• The Cavalry: Afghan rebels in the third movie, literally; Karen rebels in the fourth.
  • Chekhov's Gun: Oh, I'm sure that unexploded ordnance won't be important later.
  • Colonel Badass: Colonel Sam Trautman. He gets more play in the books, and in the first book, he's actually the man who kills Rambo -- blowing his old student's head off with a shotgun.
    • You'll need to wait until Rambo III to see him kick any ass in the movies, however.
  • Conditioned to Accept Horror: Rambo himself. As you could probably guess from the chart, this is played for tragedy in the first movie but quickly sidelined in the rest.
  • Dead Little Buddy: Rambo's friend Joey (killed in Vietnam) in the first movie; Co (the Vietnamese woman he loves) in the second.
  • Defiant to the End: The mercenaries in the fourth movie.
  • Did I Mention It's Christmas?: Christmas decorations are visible throughout the first movie, though nobody ever actually makes mention of the holiday.
    • Supposedly, the Christmas decorations were already up when they began shooting, and they left them both for the ironic quality and to wordlessly remind the viewer that Rambo is on the lam in a wifebeater and jeans during a very cold time of the year.
  • Depraved Homosexual: The Big Bad of Part 4 is a pedophile.
  • Dirty Communists: The Vietnamese in First Blood Part II and Soviets in Rambo III.
  • Dirty Coward: The Burmese commander. He commits all kind of war crimes and other horrible things, but once a real battle appears, he immediately runs away while leaving his own troops to the slaughter after shooting an innocent missionary In the Back.
  • Dirty Harriet: Co poses as a prostitute to get inside the prison camp where Rambo is held in the second movie.
  • Disposable Woman: Co's death is pretty much to give Rambo a reason to go on a Roaring Rampage of Revenge.
  • Divorced Installment: For the Rambo Master System game, Sega's license was only applicable for the American version, so when it ended up being released in Japan and Europe, it was relabeled Ashura and Secret Commando respectively, with all use of Rambo imagery and theme music taken out.
  • Electric Torture: Effectively shows just how Badass Rambo is by having him take hours of an entire camp's electricity and still be alive afterward.
  • Everyone Calls Him "Barkeep": Part 4. The missionaries only call Rambo "John", after Sarah asks what his name is. The mercenaries know him as "the boatman".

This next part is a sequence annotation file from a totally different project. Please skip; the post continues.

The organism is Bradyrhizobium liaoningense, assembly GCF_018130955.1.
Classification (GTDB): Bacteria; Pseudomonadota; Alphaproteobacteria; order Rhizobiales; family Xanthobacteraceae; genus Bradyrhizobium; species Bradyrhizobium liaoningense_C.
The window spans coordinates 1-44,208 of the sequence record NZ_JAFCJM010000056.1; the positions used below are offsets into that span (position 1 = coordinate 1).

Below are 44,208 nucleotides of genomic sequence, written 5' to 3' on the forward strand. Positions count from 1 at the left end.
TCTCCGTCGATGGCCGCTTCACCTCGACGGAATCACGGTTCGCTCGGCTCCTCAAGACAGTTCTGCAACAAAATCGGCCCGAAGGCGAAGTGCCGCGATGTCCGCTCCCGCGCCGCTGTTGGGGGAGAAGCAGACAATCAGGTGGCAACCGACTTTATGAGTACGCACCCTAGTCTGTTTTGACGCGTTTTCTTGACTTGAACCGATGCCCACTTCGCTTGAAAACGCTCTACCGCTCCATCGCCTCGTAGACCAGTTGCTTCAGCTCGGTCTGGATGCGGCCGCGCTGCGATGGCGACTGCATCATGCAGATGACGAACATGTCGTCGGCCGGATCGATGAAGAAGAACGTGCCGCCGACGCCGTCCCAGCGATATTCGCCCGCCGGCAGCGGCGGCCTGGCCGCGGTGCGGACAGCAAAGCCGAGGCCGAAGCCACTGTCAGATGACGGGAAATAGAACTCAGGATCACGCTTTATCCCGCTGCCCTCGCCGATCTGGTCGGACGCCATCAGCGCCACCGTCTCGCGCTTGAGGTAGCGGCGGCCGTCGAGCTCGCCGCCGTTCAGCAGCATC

• Evil Counterpart: Murdock for Troutman.
  • Fighting For a Homeland/La Résistance: The Afghans in the third movie; the Karen warriors in the fourth.
  • Flanderization: John Rambo killed precisely one guy in the first film. From II onward, Rambo was a Badass who made lots of bodies out of anyone in his way. Plus, the first film's kill is accidental and arguably Karmic Death as well, since Galt, the guy who was killed, was going out of his way to antagonize Rambo.
  • Flesh Versus Steel: Part 3 had the Afghans on horseback vs. the mechanized Soviets.
  • Foreshadowing: Right before Rambo is gonna to save the missionaries, he makes a philosophical thought about "war is in your blood. God can't make that go away". During the last battle, the leader of the pacifistic missionaries smash one soldier to death with a rock, acting only on survival instincts.
    • One of the mercenaries kept constantly calling the Big Bad a gutless fuck. Then Rambo guts the said Big Bad in the end.
  • Forging Scene: In the fourth film. Third movie also had it, but it was cut.
    • The first one had Rambo building and setting up a bunch of traps and making arrows from freshly cut wood.
  • Friendly Sniper: Schoolboy in the fourth movie is the textbook example of this trope: although the most warmhearted, kind and idealistic member of the band of mercenaries accompanying Rambo, he is still a fearsome warrior who rips through rapists and murderers like a hot knife through butter with his .50 cal. anti-material rifle.
  • Getting Crap Past the Radar: The NES version of Rambo has some mild language that includes "hell" and "damn" and "I swear to God".
  • Gorn: The fourth film, just the fourth film... Specifically the ending battle scene. It's on par with the likes of Saw, Hostel and Kill Bill: Vol. 1. That's not to say that the prior three films didn't contain violence, but they were nowhere near as bloody as this one is. Many critics felt it was a bit excessive. Stallone said that the toned-up violence was to emphasize the badness of the situation in Myanmar.
  • The Great Politics Mess-Up: Rambo III saw Rambo team up with freedom fighters from Afghanistan. "Freedom fighters" who soon came to be known by another name: The Taliban. By no means the movie's fault, but still...
    • Not necessarily so: The warriors whom Rambo fought besides were mujihadeen; many but by no means all joined the Taliban after the end of the Cold War; some would instead join the drug-dealing Uzbek warlords and the communist remnant that the Taliban fought and had almost defeated. Not every mujihad is part of the Taliban, just as not every Talib is a mujihad. Ironically, the Uzbek warlords and the communists would later be portrayed as heroes, once they proved to be useful as a U.S. proxy army.
  • The Gunslinger: One of the most famous examples of the type B.
    • In the fourth film, Rambo shows that he can also be a type C when he kills half a dozen pirates before they can react.